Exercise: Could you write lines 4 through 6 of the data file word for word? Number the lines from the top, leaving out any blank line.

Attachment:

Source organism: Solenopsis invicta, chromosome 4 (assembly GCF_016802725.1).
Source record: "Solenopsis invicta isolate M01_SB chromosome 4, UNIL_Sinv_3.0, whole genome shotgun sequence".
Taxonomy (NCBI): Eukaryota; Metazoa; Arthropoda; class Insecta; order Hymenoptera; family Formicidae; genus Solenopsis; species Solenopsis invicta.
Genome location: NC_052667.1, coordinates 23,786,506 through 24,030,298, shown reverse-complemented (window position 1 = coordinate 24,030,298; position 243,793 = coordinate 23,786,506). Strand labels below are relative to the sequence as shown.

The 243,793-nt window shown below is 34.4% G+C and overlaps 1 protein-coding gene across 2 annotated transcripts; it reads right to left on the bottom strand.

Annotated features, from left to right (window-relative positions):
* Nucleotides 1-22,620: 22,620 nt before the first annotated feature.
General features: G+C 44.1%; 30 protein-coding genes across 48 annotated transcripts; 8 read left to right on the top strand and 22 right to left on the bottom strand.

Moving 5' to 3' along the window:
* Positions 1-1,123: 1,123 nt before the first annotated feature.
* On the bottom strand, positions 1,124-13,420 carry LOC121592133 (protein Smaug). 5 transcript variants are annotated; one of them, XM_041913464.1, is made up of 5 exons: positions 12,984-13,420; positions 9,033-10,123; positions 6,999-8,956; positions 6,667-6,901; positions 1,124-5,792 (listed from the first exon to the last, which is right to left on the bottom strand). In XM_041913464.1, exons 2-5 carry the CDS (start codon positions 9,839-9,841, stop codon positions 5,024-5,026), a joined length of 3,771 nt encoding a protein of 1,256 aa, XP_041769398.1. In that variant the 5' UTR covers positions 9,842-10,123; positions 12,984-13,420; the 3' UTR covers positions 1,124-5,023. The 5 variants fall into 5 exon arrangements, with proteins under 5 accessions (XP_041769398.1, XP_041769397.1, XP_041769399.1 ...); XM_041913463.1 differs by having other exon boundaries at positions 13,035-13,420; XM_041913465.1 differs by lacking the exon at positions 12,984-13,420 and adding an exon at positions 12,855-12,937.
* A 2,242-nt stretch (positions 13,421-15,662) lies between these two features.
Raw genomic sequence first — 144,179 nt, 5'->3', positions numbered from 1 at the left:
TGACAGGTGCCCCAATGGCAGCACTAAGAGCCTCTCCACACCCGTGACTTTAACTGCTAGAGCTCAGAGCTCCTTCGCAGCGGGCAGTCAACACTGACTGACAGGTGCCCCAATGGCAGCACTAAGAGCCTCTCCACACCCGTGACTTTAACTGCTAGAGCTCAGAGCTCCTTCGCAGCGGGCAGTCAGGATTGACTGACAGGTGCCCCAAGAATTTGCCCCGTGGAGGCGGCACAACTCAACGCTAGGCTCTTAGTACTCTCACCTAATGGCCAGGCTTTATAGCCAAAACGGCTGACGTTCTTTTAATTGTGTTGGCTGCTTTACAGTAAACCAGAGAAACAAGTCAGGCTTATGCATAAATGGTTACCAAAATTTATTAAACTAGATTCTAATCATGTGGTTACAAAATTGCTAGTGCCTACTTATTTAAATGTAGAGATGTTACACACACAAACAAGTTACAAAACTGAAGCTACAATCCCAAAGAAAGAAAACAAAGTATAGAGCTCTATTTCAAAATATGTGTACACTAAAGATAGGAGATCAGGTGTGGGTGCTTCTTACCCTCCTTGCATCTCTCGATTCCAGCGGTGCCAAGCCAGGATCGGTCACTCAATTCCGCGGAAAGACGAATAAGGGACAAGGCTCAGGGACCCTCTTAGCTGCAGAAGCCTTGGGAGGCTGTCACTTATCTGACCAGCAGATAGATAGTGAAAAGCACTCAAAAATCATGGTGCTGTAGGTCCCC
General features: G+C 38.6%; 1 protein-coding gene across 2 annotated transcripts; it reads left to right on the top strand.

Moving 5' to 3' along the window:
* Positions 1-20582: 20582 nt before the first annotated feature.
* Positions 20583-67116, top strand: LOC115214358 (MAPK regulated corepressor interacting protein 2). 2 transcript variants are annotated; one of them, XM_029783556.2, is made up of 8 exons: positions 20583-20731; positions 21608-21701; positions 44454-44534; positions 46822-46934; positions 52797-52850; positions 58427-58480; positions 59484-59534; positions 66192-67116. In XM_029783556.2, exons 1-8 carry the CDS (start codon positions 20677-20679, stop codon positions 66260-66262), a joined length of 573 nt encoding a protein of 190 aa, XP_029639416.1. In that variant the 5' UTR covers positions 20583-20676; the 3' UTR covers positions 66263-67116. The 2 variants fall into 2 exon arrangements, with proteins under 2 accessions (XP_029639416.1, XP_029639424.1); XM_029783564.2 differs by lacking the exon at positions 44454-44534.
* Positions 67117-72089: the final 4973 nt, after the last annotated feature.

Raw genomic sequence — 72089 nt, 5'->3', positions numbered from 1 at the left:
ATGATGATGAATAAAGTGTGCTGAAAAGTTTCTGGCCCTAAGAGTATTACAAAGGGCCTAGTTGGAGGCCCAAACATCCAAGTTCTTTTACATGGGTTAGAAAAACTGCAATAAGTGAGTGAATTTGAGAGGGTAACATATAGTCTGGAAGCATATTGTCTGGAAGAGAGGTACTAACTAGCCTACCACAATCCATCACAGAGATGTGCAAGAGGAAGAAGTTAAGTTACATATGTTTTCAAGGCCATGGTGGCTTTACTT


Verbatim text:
Genome location: NC_052667.1, coordinates 23,786,506 through 24,030,298, shown reverse-complemented (window position 1 = coordinate 24,030,298; position 243,793 = coordinate 23,786,506). Strand labels below are relative to the sequence as shown.

The 243,793-nt window shown below is 34.4% G+C and overlaps 1 protein-coding gene across 2 annotated transcripts; it reads right to left on the bottom strand.

Annotated features, from left to right (window-relative positions):